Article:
Hey, guys. We've already seen how position and displacement work in one dimension along a flat line like on the x or y axis. But we're already talking about 2-dimensional motion now. So I want to show you in this video how position and displacement work in 2 dimensions, so along an angle like this. And here's the whole idea. If we ever have position and displacement that are 2-dimensional vectors, then they just turn into a bunch of triangles. So that means we can use all of our triangle or vector equations to jump back and forth between 2-dimensional vectors and their one-dimensional x and y components. That's the whole thing. It really is just more triangle math. So let's get started.

So let's talk about the position first. Now, the position when we talked about in one dimension was basically just an x or y value. So it was either a point along the x or the y axis. But now we're talking about 2-dimensional motions now. So it's not x or y. It's actually x and y. So it's a coordinate, x, y that cord, that basically describes where you are. Now, another way you can think about the position is that the position is a vector in 2-D. So it gets a letter r with an arrow on top of it. So it's a vector or an arrow that points from the origin to the point where you are. Let's take a look at an example. So a position is, in this diagram here, 3.6 at 33.7 degrees and then later on, our position is something else. We're going to calculate the x and y components of our positions at a and b. So we want the components of these vectors, but first, I have to draw out the position vectors in the first place. So remember, it's the origin, it's the arrow from origin to point, so that means that my vector at a is just an arrow. This is r_{a}. And then at b, this is just an arrow pointing from the origin to b, so this is r_{b}. So notice how these vectors here don't just point in the x or the y axis, they actually point at an angle, which means that we can break them down into triangles. So this turns into a triangle like this and this is my x and y components x_{a}y_{a}, this is an angle theta_{a}. The same thing happens for b. I'm going to break it down into a triangle and these are my components, x_{b}, y_{b} and the angle theta_{b}. So in this case, in this particular problem here, I want to figure out the components of these 2-dimensional vectors. So I'm just going to use all of my vector equations. I'm just going to use my decomposition and composition equations to figure out my components. And so those equations are my x and y equals r cosine theta r sine theta. That's really all there is to it. So for example, my position at a is just going to be r_{a} times the cosine of theta_{a}. So this is just going to be 3.6 times the cosine of 33.7, and you'll get 3. And if you do the same thing for y, you're just going to get 3.6 times the sine of 33.7 and you'll get 2. So basically, these are my x and y positions or my x and y coordinates. You can think about this as the legs of the triangle 32. Let's do the same thing for b. So x_{b} is just going to be r_{b} times the cosine of theta_{b}. So, this is just going to be 8.49. That's what I'm told in the problem and times the cosine of 45 degrees. These are magnitudes and directions. You'll get 6 and you do the same thing for y, you're going to do 8.49 times the sine of 45 and you'll also get 6. So my y is 6 and my x is 6. So notice how we can take any 2-dimensional vector and then we can just use vector equations to break them down into their x and y components. So that's it, just vector equations. Let's move on now.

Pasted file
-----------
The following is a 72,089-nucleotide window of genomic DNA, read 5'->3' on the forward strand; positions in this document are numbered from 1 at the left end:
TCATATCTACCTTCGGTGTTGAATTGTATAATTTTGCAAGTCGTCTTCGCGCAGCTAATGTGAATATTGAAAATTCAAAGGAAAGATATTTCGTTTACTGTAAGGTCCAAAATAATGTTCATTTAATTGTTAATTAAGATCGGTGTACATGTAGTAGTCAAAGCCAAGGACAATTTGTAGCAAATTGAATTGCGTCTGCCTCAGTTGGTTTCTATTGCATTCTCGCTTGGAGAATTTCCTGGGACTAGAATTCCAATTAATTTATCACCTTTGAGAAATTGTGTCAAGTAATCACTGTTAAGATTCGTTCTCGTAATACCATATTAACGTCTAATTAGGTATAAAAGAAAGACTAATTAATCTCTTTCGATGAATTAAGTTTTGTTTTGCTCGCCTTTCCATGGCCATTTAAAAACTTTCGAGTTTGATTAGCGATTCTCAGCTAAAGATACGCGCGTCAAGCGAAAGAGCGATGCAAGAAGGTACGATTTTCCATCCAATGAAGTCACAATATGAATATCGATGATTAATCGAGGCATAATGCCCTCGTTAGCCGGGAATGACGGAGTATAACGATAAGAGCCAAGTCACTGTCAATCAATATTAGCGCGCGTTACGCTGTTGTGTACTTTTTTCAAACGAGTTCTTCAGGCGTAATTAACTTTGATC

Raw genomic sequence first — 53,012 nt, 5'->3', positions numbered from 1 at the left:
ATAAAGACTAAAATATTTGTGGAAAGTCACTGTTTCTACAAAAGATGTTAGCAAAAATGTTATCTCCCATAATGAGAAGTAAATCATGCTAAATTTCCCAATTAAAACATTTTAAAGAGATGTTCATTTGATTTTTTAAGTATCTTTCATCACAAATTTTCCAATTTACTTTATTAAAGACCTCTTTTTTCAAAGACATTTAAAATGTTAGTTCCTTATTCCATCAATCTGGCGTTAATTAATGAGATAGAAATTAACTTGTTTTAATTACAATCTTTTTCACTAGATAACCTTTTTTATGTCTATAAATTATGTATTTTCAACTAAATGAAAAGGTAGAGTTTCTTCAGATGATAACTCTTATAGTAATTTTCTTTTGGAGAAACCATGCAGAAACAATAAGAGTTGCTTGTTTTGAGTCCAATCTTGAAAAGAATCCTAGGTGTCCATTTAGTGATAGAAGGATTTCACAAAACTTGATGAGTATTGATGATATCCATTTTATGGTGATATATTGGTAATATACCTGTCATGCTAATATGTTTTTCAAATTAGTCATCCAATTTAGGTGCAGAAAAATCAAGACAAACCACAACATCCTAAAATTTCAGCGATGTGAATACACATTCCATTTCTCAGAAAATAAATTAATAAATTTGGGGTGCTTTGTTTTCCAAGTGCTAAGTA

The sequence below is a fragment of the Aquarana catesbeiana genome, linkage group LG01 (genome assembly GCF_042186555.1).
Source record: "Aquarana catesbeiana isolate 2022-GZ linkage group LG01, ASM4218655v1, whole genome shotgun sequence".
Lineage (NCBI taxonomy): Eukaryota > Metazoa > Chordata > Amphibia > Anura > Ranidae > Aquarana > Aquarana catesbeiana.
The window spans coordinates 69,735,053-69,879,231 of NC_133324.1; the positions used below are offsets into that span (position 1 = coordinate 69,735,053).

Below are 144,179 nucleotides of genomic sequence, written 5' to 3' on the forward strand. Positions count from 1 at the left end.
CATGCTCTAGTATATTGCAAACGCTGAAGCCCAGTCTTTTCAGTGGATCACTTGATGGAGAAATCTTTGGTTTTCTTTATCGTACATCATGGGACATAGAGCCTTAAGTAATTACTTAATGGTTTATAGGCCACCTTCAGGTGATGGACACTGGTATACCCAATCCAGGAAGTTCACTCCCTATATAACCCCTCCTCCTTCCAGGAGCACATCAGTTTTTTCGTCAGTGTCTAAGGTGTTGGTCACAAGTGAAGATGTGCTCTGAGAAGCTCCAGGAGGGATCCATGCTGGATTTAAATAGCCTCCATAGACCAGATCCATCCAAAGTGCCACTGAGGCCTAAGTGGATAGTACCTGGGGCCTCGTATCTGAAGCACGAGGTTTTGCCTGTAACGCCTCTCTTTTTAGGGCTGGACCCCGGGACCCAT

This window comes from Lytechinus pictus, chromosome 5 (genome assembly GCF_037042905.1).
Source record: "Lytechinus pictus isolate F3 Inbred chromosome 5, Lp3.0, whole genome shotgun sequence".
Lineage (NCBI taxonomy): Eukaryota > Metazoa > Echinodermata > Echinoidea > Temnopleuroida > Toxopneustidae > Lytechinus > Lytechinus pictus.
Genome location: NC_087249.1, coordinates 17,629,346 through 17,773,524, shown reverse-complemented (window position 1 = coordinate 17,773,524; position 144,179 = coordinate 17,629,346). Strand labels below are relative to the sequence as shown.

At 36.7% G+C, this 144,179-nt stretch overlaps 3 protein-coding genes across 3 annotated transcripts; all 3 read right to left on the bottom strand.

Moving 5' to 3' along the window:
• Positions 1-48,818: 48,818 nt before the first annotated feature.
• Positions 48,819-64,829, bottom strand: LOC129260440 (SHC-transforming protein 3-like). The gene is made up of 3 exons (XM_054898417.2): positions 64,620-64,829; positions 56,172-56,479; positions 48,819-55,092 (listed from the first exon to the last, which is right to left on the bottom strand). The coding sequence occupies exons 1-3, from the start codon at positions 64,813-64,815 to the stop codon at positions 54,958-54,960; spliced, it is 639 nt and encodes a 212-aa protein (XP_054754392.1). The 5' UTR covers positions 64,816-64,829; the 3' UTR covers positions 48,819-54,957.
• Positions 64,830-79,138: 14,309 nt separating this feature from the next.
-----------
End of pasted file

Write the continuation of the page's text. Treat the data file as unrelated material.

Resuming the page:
So another thing we need to talk about is the displacement. So the displacement, the difference between the displacement and position is that whereas the position is an arrow from the origin to a point, the displacement is the shortest path from one point to another point. And so basically, you can think about this as a change in your position. So instead of the symbol r, like we use for position, it's delta r. Remember, delta always means change. So let's take a look at this example. So we're going to use the same dots a and b as before, and we're going to calculate the magnitude and direction of the displacement from a to b. So now the displacement is the shortest path between this point, point a to point b. So this is my delta r. It's the change in position. So notice how this vector also points at an angle not just in the x or y, so it also gets broken down into a triangle like this. Except now the symbols are going to be delta x and delta y. And so we're just going to use again vectors equations to figure out the magnitude and the direction. The magnitude is just the Pythagorean theorem. That's just your square root and your x squared plus y squared. And then your angle here, your direction is just the_TAG_will_inverse. So if I want to figure out the magnitude of my displacement, then I'm just going to have to use the Pythagorean theorem. So this is delta x squared plus delta y squared, and then my angle theta is going to be the tangent inverse of the absolute value of delta y over delta x. Alright? So notice how both of these equations involve me having delta x and delta y. But I actually don't know what those are. I don't know what the legs of this triangle are, so I'm going to have to go figure them out to figure out the magnitude and the direction. So how do we do that? Well, one way you can think about the displacement in the x direction is that and remember, it's just a change in your position. So the delta x here is going to be remember that my x position at a was 3. And then my x position at b, when I calculated this, was 6. And in a similar way, we had our y position over here, which was 2, and then our y position at b was equal to 6. So what happens is my delta x is really just the change in the x position. So it's x_{b} minus x_{a}. So that's 6 minus 3 and that's 3. And then similarly for the y direction, it's just going to be the difference. So 6 minus 2 is 4. So now I actually have the legs of the triangle. I know this is just 34, so I can plug in into my Pythagorean theorem. So it means the magnitude of the displacement is just going to be Pythagorean theorem, 3 squared plus 4 squared, and that's 5 meters. So this delta r is 5. And the direction theta is going to be the tangent inverse of my absolute value of 4 over 3. So if you plug this into your calculator, you are going to get, 53 degrees. Alright? So that is the magnitude and the direction. Alright, guys. That's all there is to it. Again, it's a bunch of just vectors things we've already seen before. So let's move on. Thanks for watching.